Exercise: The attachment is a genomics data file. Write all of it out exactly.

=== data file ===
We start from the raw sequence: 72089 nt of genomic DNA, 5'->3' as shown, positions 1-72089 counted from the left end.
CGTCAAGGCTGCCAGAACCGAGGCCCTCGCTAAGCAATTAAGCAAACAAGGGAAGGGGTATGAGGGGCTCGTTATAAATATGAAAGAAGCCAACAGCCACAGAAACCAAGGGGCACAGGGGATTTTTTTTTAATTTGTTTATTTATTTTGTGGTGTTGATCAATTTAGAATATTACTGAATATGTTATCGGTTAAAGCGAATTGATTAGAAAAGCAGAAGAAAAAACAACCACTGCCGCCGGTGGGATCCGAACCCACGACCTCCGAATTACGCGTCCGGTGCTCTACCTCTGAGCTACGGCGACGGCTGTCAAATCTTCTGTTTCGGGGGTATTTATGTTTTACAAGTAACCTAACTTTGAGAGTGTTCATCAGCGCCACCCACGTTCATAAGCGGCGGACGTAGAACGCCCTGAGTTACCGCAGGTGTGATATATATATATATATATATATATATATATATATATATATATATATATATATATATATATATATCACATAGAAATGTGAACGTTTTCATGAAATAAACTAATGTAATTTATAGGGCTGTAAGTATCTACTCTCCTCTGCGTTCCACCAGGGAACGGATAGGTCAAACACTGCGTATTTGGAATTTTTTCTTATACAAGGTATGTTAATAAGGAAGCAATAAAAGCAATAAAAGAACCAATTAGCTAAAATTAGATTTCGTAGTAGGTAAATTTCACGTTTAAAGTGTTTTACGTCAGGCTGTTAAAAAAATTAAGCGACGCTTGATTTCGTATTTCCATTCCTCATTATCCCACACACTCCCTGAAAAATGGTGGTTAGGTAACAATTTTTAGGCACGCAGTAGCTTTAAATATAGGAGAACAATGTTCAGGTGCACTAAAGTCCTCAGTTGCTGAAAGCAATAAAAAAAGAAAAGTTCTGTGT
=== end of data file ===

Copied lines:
We start from the raw sequence: 72089 nt of genomic DNA, 5'->3' as shown, positions 1-72089 counted from the left end.
CGTCAAGGCTGCCAGAACCGAGGCCCTCGCTAAGCAATTAAGCAAACAAGGGAAGGGGTATGAGGGGCTCGTTATAAATATGAAAGAAGCCAACAGCCACAGAAACCAAGGGGCACAGGGGATTTTTTTTTAATTTGTTTATTTATTTTGTGGTGTTGATCAATTTAGAATATTACTGAATATGTTATCGGTTAAAGCGAATTGATTAGAAAAGCAGAAGAAAAAACAACCACTGCCGCCGGTGGGATCCGAACCCACGACCTCCGAATTACGCGTCCGGTGCTCTACCTCTGAGCTACGGCGACGGCTGTCAAATCTTCTGTTTCGGGGGTATTTATGTTTTACAAGTAACCTAACTTTGAGAGTGTTCATCAGCGCCACCCACGTTCATAAGCGGCGGACGTAGAACGCCCTGAGTTACCGCAGGTGTGATATATATATATATATATATATATATATATATATATATATATATATATATATATATATATATATCACATAGAAATGTGAACGTTTTCATGAAATAAACTAATGTAATTTATAGGGCTGTAAGTATCTACTCTCCTCTGCGTTCCACCAGGGAACGGATAGGTCAAACACTGCGTATTTGGAATTTTTTCTTATACAAGGTATGTTAATAAGGAAGCAATAAAAGCAATAAAAGAACCAATTAGCTAAAATTAGATTTCGTAGTAGGTAAATTTCACGTTTAAAGTGTTTTACGTCAGGCTGTTAAAAAAATTAAGCGACGCTTGATTTCGTATTTCCATTCCTCATTATCCCACACACTCCCTGAAAAATGGTGGTTAGGTAACAATTTTTAGGCACGCAGTAGCTTTAAATATAGGAGAACAATGTTCAGGTGCACTAAAGTCCTCAGTTGCTGAAAGCAATAAAAAAAGAAAAGTTCTGTGT